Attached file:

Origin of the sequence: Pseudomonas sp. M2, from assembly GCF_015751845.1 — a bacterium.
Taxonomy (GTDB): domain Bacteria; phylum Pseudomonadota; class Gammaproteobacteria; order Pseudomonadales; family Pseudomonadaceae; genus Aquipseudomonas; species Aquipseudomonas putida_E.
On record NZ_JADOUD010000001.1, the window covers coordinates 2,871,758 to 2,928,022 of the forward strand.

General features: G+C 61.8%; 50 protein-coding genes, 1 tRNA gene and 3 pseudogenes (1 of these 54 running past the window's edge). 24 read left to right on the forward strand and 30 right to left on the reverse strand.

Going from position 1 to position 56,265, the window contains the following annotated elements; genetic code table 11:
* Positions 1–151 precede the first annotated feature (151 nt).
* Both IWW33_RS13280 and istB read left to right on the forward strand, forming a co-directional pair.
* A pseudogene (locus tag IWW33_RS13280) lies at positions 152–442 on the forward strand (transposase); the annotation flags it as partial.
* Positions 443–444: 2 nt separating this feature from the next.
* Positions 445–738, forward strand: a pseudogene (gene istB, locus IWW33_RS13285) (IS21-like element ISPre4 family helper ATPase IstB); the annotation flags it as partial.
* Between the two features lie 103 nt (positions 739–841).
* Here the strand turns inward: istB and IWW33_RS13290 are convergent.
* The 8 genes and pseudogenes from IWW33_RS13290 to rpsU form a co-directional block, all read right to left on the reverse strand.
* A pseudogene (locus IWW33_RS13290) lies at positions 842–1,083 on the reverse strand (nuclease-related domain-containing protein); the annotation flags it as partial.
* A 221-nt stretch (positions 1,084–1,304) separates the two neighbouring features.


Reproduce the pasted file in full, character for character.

Origin of the sequence: Pseudomonas sp. M2, from assembly GCF_015751845.1 — a bacterium.
Taxonomy (GTDB): domain Bacteria; phylum Pseudomonadota; class Gammaproteobacteria; order Pseudomonadales; family Pseudomonadaceae; genus Aquipseudomonas; species Aquipseudomonas putida_E.
On record NZ_JADOUD010000001.1, the window covers coordinates 2,871,758 to 2,928,022 of the forward strand.

General features: G+C 61.8%; 50 protein-coding genes, 1 tRNA gene and 3 pseudogenes (1 of these 54 running past the window's edge). 24 read left to right on the forward strand and 30 right to left on the reverse strand.

Going from position 1 to position 56,265, the window contains the following annotated elements; genetic code table 11:
* Positions 1–151 precede the first annotated feature (151 nt).
* Both IWW33_RS13280 and istB read left to right on the forward strand, forming a co-directional pair.
* A pseudogene (locus tag IWW33_RS13280) lies at positions 152–442 on the forward strand (transposase); the annotation flags it as partial.
* Positions 443–444: 2 nt separating this feature from the next.
* Positions 445–738, forward strand: a pseudogene (gene istB, locus IWW33_RS13285) (IS21-like element ISPre4 family helper ATPase IstB); the annotation flags it as partial.
* Between the two features lie 103 nt (positions 739–841).
* Here the strand turns inward: istB and IWW33_RS13290 are convergent.
* The 8 genes and pseudogenes from IWW33_RS13290 to rpsU form a co-directional block, all read right to left on the reverse strand.
* A pseudogene (locus IWW33_RS13290) lies at positions 842–1,083 on the reverse strand (nuclease-related domain-containing protein); the annotation flags it as partial.
* A 221-nt stretch (positions 1,084–1,304) separates the two neighbouring features.